News, July 24, 2015
Police have revealed that teenage extremists are becoming common, after allegations surfaced that a 17-year-old has been preaching extremists views at a Sydney high school.
Counter-terrorism police are investigating allegations that the boy has been preaching extremist Islam in the playground of Epping Boys High School, in Sydney’s northwest.
“We are conducting an investigation into an allegation that a young man is attempting to influence students in his school to adopt his extremist views,” NSW Police Assistant Commissioner Mark Murdoch told The Australian.
It’s understood the investigation was prompted after police received information the boy of Afghan heritage was delivering religious sermons to other pupils.
Sources told The Australian that the boy is an “acolyte” of Milad bin Ahmad-Shah al-Ahmadzai, an alleged Sydney jihadist in jail awaiting trial on a string of charges, including the near-fatal shooting of a man outside a gay club and a ram-raid in shopping centre.
Police believe the student in question has twice tried to travel to Syria, but he was stopped at the airport each time.
Speaking to reporters this afternoon, Assistant Commissioner Murdoch said police were receiving more and more reports of teenage extremism, both in boys and girls.
“We are seeing this in children as young as 14 years old,” he said.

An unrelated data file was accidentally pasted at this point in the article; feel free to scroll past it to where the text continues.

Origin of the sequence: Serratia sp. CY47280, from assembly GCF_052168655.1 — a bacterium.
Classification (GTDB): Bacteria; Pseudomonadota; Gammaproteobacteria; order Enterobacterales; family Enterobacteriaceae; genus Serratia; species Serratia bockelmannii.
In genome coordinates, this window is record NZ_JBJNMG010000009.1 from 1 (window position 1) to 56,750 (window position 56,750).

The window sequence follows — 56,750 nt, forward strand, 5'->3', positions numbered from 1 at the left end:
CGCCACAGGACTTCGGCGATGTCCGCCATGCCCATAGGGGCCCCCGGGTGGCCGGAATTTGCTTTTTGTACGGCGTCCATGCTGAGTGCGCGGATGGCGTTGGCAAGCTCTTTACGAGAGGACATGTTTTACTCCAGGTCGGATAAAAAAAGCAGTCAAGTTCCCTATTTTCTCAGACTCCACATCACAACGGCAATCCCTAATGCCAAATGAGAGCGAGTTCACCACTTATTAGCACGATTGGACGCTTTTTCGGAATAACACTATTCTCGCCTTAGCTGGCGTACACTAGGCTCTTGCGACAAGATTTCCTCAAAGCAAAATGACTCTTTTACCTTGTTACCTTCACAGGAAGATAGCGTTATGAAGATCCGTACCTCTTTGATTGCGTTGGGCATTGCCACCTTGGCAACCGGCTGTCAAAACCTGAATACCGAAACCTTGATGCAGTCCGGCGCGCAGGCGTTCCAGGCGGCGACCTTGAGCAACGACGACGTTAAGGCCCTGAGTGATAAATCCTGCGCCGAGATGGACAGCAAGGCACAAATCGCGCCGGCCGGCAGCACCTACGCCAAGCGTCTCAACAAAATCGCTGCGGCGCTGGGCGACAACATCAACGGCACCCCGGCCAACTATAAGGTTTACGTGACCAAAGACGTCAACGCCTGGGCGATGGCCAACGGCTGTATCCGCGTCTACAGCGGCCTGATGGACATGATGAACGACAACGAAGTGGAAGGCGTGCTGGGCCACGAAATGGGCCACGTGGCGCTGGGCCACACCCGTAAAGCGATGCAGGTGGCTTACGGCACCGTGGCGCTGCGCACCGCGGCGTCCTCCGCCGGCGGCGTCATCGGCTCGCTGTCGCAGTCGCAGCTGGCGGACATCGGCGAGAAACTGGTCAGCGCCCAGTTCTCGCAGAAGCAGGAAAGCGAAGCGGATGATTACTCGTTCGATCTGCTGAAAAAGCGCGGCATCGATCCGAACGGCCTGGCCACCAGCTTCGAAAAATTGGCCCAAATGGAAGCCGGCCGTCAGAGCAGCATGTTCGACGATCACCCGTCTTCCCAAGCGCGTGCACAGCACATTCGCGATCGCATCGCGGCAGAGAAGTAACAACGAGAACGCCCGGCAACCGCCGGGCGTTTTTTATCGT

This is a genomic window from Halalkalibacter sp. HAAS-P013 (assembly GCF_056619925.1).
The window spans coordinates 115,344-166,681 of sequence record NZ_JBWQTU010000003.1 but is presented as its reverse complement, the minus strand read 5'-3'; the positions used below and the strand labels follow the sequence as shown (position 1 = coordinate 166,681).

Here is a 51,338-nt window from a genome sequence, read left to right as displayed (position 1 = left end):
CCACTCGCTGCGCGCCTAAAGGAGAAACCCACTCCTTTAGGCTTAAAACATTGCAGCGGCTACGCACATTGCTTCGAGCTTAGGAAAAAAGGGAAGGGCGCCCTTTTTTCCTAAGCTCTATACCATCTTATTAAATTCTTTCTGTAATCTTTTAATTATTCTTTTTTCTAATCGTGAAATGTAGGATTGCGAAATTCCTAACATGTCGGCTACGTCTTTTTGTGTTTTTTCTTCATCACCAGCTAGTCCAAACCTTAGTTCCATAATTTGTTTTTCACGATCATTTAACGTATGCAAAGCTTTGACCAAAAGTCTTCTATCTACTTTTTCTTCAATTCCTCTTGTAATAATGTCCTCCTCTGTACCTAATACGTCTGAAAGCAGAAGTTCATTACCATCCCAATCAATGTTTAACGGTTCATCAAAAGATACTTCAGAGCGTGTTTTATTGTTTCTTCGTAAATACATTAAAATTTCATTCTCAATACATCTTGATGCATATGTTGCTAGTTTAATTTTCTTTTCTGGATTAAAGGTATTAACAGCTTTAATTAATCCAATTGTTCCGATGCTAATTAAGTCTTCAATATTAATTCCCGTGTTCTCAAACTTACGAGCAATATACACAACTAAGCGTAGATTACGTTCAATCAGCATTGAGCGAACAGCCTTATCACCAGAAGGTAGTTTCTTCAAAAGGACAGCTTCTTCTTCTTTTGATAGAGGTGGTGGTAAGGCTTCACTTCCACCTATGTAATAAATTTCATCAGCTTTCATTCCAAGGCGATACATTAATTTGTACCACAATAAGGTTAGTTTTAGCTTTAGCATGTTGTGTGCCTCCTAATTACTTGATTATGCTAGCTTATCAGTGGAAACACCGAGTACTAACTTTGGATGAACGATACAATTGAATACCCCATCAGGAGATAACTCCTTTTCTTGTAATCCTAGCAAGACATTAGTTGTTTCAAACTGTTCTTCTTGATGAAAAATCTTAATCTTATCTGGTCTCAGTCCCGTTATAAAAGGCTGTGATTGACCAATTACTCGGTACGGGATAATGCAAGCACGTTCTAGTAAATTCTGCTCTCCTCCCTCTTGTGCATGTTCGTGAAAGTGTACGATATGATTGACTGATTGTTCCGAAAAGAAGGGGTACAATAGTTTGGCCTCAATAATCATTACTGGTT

He said parents should be on the lookout for changes in their children’s behaviour.
“I think if parents know their children and they’ve invested enough in their upbringing, they know when they need to be concerned,” he said.
“The bottom line is if they become concerned about the changing behaviour of their young children and teenagers, they need to put their hand up and flag that there’s been a changed in behaviour.”
Assistant Commissioner Murdoch said police were taking the allegations very seriously and that officers were in constant communication with schools to ensure students and staff were safe.
Epping Boys High principal Tim O’Brien posted to the school’s website that student safety was “our absolute highest priority at all times”.
“I would like to reassure the whole Epping Boys High School community that the school continues to be in close liaison with the Department of Education and a range of law enforcement agencies to uphold our exemplary levels of student safety and student wellbeing.
“School counsellors are available for all boys, if required, today or in the future.
“All normal lessons and activities are proceeding today according to timetable.”
Meanwhile, NSW Premier Mike Baird has expressed his concern about “increasing radicalisation of young people”.
“The issue reported this morning is highly disturbing and I have asked for an urgent briefing from both the Department of Education and NSW Police,” he told The Australian.